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This move on moped muggers is just the job

By Sally-Anne Youll | Talking Point | Published:

Express & Star's Sally-Anne Youll with today's Talking Point

Moped muggers

What a refreshing turn of events to see police in London tackling the scourge of the moped muggers plaguing the streets by knocking them off their bikes.

In an age where the justice system seems to be unfairly weighted in favour of the criminal, making sure their human rights are not violated in any way, this tough new stance appears to be a significant turn in the tide where the victim is the priority.

It is fantastic to see police tackling these perpetrators without first signing a health and safety disclaimer, carrying out a risk assessment and undergoing counselling for potential trauma caused by collision.

This is police fighting back, pure and simple. And it’s about time.

These muggers are targeting innocent people as they walk down the street, with no consideration given to their safety or wellbeing.

People are injured, traumatised, losing valuable items.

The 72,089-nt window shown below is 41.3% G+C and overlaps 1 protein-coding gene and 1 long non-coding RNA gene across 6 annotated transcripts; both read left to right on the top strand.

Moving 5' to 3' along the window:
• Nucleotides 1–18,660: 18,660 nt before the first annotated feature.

Their lives are deeply affected by the attacks.

And how are these idiots getting away with it?

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They’re on two wheels so they’re going to outrun an officer on foot.

But they can’t go faster than about 40mph; they’re never going to escape an officer behind the wheel of a car.

So it’s not rocket science to work out how to stop them effectively.

And this action, officially described as ‘tactical contact’, appears to be working so far.

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Police take action

One teenage mugger caught out in this way is said to have told officers that as he had removed his helmet he thought they wouldn’t target him.

Oh no. This is a brave new world of police not giving two hoots what you think.

If you rob someone in the street, then you deserve everything that’s coming to you.

And being knocked off your moped, suffering a few bruises, is, quite frankly, the least you deserve.

Of course, the next thing will be for them to claim their human rights have been breached, and suing the force for any injuries they have been caused.

But if there is any justice these cases won’t see the light of day.

Ultimately, we have to hope that this will act as a deterrent.

Let’s hope this is the first phase of the fightback and officers continue to take a tough stance, unfettered by red tape and safety legislation that serves only to act as a safety net around the criminal, protecting them from harm and leaving the victim to wonder where the justice is.

Sally-Anne Youll

By Sally-Anne Youll
Assistant Editor

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